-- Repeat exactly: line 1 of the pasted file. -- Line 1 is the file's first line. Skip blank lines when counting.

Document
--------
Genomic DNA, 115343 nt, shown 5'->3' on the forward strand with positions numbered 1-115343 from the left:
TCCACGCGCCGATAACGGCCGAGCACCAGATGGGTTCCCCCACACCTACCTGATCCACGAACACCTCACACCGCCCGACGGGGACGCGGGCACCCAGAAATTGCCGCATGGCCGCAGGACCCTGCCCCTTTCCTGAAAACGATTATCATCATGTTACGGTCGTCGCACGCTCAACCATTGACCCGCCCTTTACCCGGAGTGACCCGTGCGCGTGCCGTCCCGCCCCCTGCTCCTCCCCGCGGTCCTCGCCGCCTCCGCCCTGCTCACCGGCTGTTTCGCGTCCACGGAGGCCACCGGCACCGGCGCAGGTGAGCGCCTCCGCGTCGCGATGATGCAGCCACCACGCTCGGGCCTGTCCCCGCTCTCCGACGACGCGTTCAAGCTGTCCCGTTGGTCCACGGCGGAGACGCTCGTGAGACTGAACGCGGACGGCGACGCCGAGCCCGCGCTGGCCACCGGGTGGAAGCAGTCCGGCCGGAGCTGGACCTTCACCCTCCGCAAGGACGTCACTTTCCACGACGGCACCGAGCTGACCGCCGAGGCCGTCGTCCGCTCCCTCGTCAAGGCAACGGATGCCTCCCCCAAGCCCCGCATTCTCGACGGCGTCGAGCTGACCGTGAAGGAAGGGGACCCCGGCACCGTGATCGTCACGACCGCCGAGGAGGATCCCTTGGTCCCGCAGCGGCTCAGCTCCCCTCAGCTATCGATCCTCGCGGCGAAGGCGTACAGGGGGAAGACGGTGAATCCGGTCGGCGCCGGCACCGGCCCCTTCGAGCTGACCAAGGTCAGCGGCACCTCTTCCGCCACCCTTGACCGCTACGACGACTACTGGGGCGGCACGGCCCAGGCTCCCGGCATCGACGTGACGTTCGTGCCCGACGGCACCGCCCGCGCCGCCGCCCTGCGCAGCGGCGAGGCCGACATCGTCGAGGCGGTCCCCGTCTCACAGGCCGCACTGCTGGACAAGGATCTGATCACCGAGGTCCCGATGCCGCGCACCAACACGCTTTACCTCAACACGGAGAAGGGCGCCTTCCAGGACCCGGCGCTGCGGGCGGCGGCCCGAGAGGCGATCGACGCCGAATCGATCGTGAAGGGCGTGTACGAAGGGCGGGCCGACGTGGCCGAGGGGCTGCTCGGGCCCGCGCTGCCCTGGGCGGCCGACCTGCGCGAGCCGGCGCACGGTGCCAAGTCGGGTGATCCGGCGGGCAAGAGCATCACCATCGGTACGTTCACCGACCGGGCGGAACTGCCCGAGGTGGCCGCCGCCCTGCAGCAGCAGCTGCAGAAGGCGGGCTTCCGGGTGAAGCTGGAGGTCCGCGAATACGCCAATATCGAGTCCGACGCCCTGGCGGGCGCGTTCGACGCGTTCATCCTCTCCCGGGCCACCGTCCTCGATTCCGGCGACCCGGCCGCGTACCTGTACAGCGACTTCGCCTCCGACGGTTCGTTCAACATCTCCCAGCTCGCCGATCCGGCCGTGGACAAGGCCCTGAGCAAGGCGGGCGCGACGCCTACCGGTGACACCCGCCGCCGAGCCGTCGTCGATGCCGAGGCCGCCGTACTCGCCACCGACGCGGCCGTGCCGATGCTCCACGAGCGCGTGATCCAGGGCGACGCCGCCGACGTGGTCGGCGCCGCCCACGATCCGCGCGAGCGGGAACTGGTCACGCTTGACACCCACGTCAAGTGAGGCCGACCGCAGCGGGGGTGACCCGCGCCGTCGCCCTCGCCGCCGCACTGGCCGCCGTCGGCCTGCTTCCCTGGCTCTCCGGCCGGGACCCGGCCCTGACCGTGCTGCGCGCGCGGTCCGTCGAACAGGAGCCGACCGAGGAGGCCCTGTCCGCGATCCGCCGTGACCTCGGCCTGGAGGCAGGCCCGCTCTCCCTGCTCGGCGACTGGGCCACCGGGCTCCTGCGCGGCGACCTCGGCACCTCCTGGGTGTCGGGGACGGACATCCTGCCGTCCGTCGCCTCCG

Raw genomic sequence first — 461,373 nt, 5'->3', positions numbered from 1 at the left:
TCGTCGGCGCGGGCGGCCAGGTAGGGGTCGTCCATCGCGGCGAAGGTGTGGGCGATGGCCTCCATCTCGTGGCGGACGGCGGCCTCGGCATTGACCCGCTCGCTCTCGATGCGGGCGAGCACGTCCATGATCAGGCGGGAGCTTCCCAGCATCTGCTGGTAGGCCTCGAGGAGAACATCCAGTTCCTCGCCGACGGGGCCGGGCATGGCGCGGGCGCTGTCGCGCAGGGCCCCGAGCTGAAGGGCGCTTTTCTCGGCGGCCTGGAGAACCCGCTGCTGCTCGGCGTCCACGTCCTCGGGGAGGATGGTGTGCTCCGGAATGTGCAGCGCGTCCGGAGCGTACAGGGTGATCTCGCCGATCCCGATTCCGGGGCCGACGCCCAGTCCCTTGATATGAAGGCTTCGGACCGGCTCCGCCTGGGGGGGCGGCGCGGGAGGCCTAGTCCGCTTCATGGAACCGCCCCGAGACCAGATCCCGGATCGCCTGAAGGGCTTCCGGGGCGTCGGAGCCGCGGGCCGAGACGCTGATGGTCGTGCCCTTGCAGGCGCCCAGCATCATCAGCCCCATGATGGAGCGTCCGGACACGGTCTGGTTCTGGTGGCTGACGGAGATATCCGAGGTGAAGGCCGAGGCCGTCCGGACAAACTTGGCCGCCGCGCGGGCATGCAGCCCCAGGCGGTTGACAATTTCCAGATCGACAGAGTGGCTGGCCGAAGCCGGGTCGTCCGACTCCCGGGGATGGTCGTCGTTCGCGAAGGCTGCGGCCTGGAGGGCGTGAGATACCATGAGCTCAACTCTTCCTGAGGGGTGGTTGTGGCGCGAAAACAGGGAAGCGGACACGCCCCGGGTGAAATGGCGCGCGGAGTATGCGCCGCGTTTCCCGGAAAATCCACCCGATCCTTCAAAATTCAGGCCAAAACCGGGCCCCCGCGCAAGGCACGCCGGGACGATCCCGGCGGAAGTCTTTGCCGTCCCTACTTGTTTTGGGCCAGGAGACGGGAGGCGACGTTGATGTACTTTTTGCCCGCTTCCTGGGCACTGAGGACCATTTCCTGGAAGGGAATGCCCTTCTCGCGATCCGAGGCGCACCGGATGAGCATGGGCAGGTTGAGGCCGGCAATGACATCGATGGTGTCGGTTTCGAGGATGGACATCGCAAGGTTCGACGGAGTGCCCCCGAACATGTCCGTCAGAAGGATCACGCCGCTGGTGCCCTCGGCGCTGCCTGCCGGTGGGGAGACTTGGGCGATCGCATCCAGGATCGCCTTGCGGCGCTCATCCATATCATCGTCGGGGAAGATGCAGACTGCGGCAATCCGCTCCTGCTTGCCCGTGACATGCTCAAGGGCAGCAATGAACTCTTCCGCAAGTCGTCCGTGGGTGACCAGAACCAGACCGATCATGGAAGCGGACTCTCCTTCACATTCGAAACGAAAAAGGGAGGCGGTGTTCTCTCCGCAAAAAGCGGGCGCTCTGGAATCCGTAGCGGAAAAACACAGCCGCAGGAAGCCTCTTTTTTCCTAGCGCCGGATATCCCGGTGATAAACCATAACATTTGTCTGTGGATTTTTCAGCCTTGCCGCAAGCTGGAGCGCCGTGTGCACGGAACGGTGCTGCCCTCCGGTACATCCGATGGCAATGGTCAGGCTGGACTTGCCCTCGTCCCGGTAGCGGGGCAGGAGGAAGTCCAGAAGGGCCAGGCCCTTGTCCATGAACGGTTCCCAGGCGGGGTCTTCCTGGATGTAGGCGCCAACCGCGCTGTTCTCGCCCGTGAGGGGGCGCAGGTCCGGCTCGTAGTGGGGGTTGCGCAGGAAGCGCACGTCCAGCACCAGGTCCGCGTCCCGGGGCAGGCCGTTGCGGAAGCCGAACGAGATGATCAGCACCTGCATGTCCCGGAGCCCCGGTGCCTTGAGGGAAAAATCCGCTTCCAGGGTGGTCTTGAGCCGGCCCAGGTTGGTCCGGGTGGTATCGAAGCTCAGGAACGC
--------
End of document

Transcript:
Genomic DNA, 115343 nt, shown 5'->3' on the forward strand with positions numbered 1-115343 from the left: